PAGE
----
of inflation has been the chief policy since 1970.
Inflation is an increase in the general level of prices
measured over a period of time(a year) by RPI.
1.Cost-push inflation-increasing costs of
production push up the general level of prices. Supply side.
Wage costs - powerful
trade unions have pushed up wages w/o increases in productivity.
Import prices - e.g. rise
in oil prices, nation can't live w/o inflation if rest of the world does.
Exchange rates - 4%
devaluation rises inflation by 1%.
Mark-up pricing - makes
prices more sensitive to production costs.
Rent, interest, cost of
2.Demand - pull inflation - aggregate demand
exceed the value of output (measured in constant prices) at full
employment(C+I+J line above I=E). Multiplier.
Keynesian think that demand brings about
the increase in money supply, whereas monetarist think it is the money supply
increase which causes rise in demand.
3.Monetary inflation - low interest rates
& no lending restrictions too much money available(e.g. gold findings
MxV=PxT where V and T are constants. It was
thought that money supply and inflation are related, but this did not imply in
1980 when inflation raised, but money supply fell. Mo has increased from 10 in
1970 to 30 in 1990.
inflation - chief cause of inflation in next year might not be the same.
The consequences of inflation.
1.Bad effect on
growth (monetarist), because it increases uncertainty and discourages savings.
2.For Balance of
payment - makes imports cheaper. Relative inflation in other countries matters.
incomes in favour of profit earning, away from fixed earning pensioners.
great controversies. Look at Philips curve.
5.Real value of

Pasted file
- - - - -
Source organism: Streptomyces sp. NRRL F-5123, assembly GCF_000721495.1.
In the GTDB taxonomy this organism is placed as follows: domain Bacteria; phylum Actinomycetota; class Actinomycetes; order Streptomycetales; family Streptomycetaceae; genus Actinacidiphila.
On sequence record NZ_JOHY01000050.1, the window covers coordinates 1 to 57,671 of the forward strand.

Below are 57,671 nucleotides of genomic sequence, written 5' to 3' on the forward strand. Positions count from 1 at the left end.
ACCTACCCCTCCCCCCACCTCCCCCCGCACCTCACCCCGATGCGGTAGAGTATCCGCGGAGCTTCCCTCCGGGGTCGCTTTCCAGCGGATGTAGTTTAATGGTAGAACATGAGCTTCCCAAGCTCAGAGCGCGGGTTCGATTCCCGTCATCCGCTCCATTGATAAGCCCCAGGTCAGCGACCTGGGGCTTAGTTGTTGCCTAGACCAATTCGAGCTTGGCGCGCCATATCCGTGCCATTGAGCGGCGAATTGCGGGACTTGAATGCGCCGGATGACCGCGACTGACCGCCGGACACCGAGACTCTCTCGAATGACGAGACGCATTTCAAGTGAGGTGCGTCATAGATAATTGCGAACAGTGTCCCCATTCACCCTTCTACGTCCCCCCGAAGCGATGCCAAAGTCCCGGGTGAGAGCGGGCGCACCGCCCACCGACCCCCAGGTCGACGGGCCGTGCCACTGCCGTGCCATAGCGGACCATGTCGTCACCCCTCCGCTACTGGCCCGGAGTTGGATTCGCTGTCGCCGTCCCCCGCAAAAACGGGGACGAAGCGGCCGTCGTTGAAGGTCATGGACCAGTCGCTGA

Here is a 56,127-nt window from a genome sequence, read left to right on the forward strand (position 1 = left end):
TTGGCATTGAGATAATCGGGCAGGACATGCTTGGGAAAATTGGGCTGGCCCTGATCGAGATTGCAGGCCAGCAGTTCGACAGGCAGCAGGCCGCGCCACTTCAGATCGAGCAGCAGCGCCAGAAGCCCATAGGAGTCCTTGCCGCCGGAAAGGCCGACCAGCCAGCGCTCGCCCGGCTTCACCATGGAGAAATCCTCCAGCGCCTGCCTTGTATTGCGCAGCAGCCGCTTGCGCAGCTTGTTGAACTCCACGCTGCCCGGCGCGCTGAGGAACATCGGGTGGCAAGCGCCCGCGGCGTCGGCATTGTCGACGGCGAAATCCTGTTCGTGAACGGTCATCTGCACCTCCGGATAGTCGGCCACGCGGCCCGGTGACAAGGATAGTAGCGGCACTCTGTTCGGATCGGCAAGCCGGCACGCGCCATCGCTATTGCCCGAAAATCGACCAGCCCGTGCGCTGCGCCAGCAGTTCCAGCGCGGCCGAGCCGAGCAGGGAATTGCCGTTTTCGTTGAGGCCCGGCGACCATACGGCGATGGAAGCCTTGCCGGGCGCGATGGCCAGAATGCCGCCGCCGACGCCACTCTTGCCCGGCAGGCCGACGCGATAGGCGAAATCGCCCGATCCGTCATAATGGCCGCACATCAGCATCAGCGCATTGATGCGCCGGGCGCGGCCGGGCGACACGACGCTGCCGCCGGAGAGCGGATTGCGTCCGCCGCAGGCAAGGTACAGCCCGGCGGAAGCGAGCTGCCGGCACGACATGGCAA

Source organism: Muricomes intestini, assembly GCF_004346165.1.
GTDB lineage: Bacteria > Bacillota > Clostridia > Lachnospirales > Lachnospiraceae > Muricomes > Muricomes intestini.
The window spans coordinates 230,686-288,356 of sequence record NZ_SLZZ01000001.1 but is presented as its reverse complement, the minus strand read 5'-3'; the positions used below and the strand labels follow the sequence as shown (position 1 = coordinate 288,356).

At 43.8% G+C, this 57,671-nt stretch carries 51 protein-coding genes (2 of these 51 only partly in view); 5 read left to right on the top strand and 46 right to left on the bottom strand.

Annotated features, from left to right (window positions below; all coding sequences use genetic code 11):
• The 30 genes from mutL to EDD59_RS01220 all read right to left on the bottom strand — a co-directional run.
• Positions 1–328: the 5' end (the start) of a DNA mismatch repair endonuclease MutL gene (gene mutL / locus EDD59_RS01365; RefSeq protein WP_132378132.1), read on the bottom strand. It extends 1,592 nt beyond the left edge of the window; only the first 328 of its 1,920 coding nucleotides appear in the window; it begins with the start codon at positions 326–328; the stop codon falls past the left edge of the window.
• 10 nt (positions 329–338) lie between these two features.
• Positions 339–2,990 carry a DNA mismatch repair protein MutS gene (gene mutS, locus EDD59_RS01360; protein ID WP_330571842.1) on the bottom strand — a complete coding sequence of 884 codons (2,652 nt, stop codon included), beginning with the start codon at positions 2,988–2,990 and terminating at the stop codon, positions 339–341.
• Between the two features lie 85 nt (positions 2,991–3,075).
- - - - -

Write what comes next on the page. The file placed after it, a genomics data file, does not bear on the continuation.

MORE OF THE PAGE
savings falls(pensioners suffer) and though less investment(also because unsure).
The Philips curve - relates unemployment and inflation
Original curve: inflation and unemployment inversely
linked (1962). Infl.5.5%-U=0. The empirical evidence after 1965 shows poor
A relationship exists, but events have
moved the curve to right or relationship only in SR. Sherman suggested trend is
other way round (stagflation increasing
unemployment increases inflation).
adaptive expectations school
Short term trade off between unemployment
and inflation. In the long-run market will return to previous level, but with
higher unemployment (Philips curve is vertical in LR).
natural rate of unemployment is assumed (after 1970).Pushing it below that
results in inflation.
The money illusion -
people become fooled with price changes even if no real change has occurred -
in inflation (short-run) offer themselves with lower real wage rates, which
Thus AS (aggregate supply) of labour in the
short run is normal, but in the long run inelastic.
The Control of Inflation
Fiscal policy (demand management)
Government should reduce expenditure and
raise taxes (only against demand inflation)
Monetary policy- through the price and availability of
money. Operates after a timelag.
and increasing interest rates
the expectations of inflation.
Goodhart law - any
statistical regularity will tend to collapse once pressure is placed upon it
for control purposes.
Direct intervention - prices and incomes policy - govn
takes measures to restrict the increase in wages (incomes) and prices. For cost
- govn freezes wages and prices
- through argument and persuasion with unions
Problems: 1.Confrontation - with trade unions
- more effective in the public sector
market forces - expanding sectors can't find new workers
- when flat base policy is used
5.Wages drift -
earning rise faster than wages (bonuses like shorter working time actual-negot.W)
Reduces differentials between people in general.
Policies in the UK
First in 1945. Was successful till 1950,
but collapsed in inflation. Governments promised not to use, but finally had
to. In 1980-ies long-term strategy was worked out.
Effectiveness: successful in short-term, store up trouble
in the future.